Relaunch of women’s network and men for change
Deputy Minister of Police, Ms Sotyu
Deputy National Commissioners
Provincial and Divisional Commissioners
Senior management of the SAPS
Labour representatives and other stakeholders present
Delegates representing the SAPS Women’s Network and Men for Change
Members of the media
Ladies and gentlemen, good morning, dumelang, thobela.
Thank you for affording me the opportunity to address you today, it is indeed a privilege. This event forms part of our back-to-basics approach and is an integral part of reviewing and launching the SAPS’s programme of action for this financial year.
Deputy Minister, I add my voice to that of Lt Gen Mgwenya in welcoming you and thanking you for your continued support. You are indeed an inspiration.
Empowering women remains an integral part of development in South Africa. One cannot address the development of this nation without mentioning women. Women play such an important part in our growth and development that even the President of this country saw fit to raise women to the highest office in the country, namely the Presidency.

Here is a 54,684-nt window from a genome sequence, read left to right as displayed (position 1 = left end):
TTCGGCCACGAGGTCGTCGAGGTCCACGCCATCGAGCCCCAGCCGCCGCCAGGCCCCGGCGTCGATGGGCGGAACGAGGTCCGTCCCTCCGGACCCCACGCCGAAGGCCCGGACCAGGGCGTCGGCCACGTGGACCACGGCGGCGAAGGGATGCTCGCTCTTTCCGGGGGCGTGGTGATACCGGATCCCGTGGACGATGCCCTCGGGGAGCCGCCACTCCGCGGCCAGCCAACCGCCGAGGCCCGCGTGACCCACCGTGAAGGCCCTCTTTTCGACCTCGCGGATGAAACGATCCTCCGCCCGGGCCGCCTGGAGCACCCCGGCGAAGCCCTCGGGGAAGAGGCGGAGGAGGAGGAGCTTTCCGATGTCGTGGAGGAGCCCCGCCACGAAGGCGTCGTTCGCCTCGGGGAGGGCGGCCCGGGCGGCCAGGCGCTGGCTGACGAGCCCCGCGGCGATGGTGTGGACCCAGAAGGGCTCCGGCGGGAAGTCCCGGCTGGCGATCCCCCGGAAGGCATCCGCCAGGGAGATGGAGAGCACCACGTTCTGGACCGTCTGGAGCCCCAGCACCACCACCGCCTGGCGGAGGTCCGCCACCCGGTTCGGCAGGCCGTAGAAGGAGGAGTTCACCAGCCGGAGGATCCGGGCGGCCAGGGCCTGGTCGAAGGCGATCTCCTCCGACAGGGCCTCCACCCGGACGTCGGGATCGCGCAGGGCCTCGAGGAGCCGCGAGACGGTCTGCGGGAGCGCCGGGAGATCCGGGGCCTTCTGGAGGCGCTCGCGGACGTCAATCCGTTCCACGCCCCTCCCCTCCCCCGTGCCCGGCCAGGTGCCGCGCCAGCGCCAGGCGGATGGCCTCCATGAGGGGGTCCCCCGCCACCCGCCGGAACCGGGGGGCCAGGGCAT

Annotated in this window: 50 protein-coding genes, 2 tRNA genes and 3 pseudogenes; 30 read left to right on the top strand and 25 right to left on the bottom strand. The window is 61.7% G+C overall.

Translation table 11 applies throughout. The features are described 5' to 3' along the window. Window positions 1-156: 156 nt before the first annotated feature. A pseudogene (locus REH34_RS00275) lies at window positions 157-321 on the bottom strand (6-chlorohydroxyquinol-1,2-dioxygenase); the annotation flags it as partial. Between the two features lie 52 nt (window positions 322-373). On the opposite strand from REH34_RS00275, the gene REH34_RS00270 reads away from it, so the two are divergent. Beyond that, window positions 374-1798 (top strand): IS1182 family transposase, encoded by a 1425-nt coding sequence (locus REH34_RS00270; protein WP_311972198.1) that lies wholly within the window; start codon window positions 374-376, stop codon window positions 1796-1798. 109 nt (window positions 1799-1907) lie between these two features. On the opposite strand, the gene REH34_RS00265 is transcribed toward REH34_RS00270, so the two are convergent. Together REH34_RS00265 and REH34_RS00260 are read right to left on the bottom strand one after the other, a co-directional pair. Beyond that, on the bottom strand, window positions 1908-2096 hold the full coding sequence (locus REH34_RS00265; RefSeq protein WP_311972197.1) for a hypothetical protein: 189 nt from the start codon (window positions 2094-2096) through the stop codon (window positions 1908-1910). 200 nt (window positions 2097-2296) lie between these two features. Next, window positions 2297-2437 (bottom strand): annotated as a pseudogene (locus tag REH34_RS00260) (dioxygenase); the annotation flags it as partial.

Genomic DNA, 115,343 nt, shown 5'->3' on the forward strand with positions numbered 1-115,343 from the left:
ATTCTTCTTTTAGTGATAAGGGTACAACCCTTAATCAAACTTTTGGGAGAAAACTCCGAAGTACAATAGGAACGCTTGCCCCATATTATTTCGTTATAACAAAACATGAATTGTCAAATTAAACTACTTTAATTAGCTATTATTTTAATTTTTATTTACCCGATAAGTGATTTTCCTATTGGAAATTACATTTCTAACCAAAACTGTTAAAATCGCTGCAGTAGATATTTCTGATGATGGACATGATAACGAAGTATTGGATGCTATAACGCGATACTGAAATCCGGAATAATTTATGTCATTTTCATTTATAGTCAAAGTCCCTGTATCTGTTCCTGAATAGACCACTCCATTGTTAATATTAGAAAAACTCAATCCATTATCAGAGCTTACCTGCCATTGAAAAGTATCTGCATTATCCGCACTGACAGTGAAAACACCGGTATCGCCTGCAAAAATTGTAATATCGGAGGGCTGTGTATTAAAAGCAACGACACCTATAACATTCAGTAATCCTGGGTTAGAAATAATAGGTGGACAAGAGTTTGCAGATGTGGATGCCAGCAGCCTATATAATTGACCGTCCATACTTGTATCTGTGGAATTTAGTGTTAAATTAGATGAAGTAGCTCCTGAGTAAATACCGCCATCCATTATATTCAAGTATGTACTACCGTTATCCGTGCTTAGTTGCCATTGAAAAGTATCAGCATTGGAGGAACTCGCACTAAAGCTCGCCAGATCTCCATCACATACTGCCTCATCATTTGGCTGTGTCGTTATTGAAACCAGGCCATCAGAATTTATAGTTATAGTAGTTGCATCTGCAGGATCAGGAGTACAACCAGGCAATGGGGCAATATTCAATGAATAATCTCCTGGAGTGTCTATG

The mission of the Department of Women in the Presidency, is to accelerate socio-economic transformation to empower women and ensure their participation through monitoring, evaluating and influencing policy.
In spearheading transformation, the SAPS has decided to re-launch the Women’s Network and Men for Change, revamping and shaping its enhanced transformation imperative.
In transforming our country or our organisation men are also important. Men too form part of the much needed transformation within the service. They have to be part of this process to understand that the aim is not to take power away from them, but to highlight the power of our combined capacities and strength when we as men and women gather for a just and noble cause.
Ladies and gentlemen: I cannot in this given moment touch on everything the Women’s Network and the Men for Change have achieved. I will however highlight the significant gains of these visionaries.
The Women’s Network has played an important role in aligning itself with programmes for the elimination of violence against women and children.